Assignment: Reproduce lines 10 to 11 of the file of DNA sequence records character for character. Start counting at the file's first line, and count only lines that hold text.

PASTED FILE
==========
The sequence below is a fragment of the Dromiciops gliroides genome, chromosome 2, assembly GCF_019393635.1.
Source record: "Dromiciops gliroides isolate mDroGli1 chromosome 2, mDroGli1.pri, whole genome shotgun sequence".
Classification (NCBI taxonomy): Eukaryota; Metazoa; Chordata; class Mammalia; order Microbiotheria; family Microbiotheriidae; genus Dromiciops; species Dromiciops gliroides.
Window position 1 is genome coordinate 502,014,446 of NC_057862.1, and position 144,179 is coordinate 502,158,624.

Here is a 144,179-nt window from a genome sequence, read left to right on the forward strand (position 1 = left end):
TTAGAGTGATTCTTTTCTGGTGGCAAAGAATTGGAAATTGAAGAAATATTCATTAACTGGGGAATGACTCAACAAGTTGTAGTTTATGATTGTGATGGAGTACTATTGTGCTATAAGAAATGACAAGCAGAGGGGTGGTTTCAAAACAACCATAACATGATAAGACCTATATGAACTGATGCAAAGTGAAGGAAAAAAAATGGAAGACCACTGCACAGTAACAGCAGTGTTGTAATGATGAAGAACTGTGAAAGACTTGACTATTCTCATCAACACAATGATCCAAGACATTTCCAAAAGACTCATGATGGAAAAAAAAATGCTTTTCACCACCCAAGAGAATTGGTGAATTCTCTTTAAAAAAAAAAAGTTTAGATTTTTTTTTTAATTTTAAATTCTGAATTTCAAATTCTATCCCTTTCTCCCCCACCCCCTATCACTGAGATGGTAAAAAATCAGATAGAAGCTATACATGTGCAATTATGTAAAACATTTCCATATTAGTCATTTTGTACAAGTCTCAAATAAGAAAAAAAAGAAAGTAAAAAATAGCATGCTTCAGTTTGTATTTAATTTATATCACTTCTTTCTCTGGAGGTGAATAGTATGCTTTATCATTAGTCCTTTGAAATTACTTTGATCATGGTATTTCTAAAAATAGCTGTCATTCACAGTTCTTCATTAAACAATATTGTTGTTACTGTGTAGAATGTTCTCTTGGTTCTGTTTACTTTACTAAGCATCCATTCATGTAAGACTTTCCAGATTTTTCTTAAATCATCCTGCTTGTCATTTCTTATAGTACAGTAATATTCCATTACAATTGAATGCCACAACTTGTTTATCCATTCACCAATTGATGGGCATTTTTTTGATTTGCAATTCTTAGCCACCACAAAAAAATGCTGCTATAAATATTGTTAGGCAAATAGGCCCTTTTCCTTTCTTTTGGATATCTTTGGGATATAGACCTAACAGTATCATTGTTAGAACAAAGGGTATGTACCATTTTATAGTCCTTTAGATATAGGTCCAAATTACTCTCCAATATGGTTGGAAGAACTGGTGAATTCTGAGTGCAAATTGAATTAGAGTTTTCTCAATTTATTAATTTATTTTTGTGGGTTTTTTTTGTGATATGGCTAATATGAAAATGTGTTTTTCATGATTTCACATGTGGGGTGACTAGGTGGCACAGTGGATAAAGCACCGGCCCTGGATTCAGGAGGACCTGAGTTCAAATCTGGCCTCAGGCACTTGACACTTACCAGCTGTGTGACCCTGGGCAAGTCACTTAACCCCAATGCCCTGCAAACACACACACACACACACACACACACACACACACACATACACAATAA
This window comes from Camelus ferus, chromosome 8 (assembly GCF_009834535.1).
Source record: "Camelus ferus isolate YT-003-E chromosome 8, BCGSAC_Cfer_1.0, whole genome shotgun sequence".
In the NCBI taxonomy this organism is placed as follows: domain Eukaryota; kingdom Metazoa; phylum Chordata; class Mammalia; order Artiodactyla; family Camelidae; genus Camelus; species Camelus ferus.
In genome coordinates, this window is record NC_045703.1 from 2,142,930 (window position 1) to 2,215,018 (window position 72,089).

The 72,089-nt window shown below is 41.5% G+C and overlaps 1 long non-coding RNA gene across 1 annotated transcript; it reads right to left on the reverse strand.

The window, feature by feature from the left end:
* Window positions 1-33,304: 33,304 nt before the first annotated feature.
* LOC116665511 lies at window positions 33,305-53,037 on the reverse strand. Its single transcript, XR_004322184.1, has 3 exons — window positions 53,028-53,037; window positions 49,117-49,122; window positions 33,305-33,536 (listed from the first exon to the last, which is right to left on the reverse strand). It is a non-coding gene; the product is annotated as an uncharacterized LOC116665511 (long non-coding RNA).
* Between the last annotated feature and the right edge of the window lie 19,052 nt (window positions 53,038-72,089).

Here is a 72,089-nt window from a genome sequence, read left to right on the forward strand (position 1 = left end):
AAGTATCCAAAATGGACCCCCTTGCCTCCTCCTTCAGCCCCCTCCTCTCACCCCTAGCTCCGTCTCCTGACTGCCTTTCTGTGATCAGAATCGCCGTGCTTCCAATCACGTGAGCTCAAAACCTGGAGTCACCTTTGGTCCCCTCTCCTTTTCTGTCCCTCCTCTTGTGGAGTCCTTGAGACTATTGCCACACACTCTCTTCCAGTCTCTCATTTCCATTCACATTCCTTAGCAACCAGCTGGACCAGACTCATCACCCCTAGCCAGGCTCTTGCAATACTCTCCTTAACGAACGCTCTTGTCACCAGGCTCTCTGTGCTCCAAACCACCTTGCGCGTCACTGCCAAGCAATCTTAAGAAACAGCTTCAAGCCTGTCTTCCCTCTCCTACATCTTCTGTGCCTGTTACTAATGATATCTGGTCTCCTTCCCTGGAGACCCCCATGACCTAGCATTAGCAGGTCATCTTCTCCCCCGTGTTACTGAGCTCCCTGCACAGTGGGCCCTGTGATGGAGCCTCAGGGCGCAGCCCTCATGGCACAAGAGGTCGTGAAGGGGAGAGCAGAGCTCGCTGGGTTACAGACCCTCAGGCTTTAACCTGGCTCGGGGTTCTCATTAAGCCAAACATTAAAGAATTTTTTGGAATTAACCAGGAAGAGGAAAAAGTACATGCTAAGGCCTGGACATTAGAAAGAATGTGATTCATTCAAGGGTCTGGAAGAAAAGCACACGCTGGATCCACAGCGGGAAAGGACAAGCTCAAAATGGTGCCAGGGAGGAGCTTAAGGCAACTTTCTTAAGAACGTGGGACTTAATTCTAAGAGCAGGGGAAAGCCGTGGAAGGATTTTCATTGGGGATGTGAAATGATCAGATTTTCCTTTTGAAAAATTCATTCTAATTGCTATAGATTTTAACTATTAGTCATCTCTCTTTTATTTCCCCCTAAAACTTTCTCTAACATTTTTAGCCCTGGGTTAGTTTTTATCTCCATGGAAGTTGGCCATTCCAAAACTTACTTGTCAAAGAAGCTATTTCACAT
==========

In genome coordinates, this window is record NC_045703.1 from 2,142,930 (window position 1) to 2,215,018 (window position 72,089).

The 72,089-nt window shown below is 41.5% G+C and overlaps 1 long non-coding RNA gene across 1 annotated transcript; it reads right to left on the reverse strand.